Kyiv Pride week events to raise awareness, defend LGBTQ rights

Ninety percent of Ukrainians are still unaware there are lesbians, gays, bisexual, transgender and intersex people around them, at home, at work, in villages, towns and cities all over Ukraine, according to human rights activist Tymur Levchuk.

So to give the LGBTQ community more visibility, and to speak up for their rights, Ukrainian activists will for the fifth year in a row hold Kyiv Pride on June 9–17. The nine-day series of events in Kyiv, which will include conferences, movie screenings and artistic performances, will close with the Equality March on June 17.

“We want LGBTQ people to be not ashamed of who they are, we want to feel free in our country,” said Levchuk, the PR head of Kyiv Pride, at a press conference on the event on June 7.

Levchuk also heads Fulcrum, the biggest LGBT charity organization in Ukraine.

“Kyiv is a city where there should be no discrimination, violence or alienation,” he said. “This is a city where everyone can be themselves.”

The organizers expect about 5,000 people to attend the Equality March this year, and say they are cooperating with the police on security measures.

During the march in June 2017, about 5,000 police officers guarded 4,000 participants, with the event ending up being peaceful. But during the march in 2015, 10 people — including police officers guarding the event — were assaulted and badly injured.

Kyiv Pride’s organizers hope this year’s march will be peaceful, although they have been receiving threats from far-right radicals calling for violence against the LGBTQ community.

Human rights

Despite having improved over the last few years, the human rights situation for the LGBTQ community in Ukraine is still far from good.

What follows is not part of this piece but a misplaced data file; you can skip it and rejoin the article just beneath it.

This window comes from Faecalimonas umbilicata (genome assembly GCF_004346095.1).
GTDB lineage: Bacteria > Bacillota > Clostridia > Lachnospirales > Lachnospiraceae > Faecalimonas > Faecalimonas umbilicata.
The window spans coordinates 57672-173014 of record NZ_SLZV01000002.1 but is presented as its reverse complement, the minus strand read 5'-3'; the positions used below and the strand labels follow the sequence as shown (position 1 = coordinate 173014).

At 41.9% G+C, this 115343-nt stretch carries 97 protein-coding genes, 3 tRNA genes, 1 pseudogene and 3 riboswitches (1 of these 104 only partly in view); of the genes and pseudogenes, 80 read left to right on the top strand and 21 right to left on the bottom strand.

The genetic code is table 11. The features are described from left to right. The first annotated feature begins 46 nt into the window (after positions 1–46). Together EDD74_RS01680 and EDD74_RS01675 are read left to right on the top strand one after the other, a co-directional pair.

Anna Sharyhina, an LGBTQ activist and Kyiv Pride’s program director, says that “we face barriers in legislation and stereotypes in society.”

Ukrainian legislation does not consider transphobia or homophobia as motives for cases of violence against LGBTQ people. Discrimination on the grounds of sexual orientation or gender identity are prohibited explicitly only in Ukraine’s Labor Code.

And the increase of the media attention to the issues of the LGBTQ community in Ukraine, which helps raise the community’s visibility, has also had negative consequences, says Maryna Shevtsova, a researcher at the Institute for Euro-Atlantic Cooperation and an activist for TERGO, a non-government organization that helps the parents of LGBTQ people.

“A lot of people who were indifferent before have become intolerant because the LGBTQ community has more coverage,” the researcher said.

Homophobia and transphobia in the society are, however, hard to measure. Acts of violence against LGBTQ people are often under-reported due to the community’s lack of trust in the police.

Using surveys on gay dating websites and interviews, the Ukrainian non-government Nash Mir center documented 206 cases of violations of LGBTQ people’s rights in 2017. Most went unreported.

However, there is some progress — Ukraine is now ranked 36th out of the 49 European countries listed in the International Lesbian and Gay Association’s ranking of states’ observance of LGBTQ people’s rights. Ukraine was in 46th place in 2015.

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